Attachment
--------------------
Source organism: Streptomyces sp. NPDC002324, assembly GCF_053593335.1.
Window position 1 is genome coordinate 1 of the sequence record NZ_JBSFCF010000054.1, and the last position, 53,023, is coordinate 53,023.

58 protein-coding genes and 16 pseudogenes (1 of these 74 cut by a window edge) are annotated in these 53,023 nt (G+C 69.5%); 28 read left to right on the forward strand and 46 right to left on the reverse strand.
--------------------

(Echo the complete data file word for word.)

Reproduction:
Source organism: Streptomyces sp. NPDC002324, assembly GCF_053593335.1.
Window position 1 is genome coordinate 1 of the sequence record NZ_JBSFCF010000054.1, and the last position, 53,023, is coordinate 53,023.

58 protein-coding genes and 16 pseudogenes (1 of these 74 cut by a window edge) are annotated in these 53,023 nt (G+C 69.5%); 28 read left to right on the forward strand and 46 right to left on the reverse strand.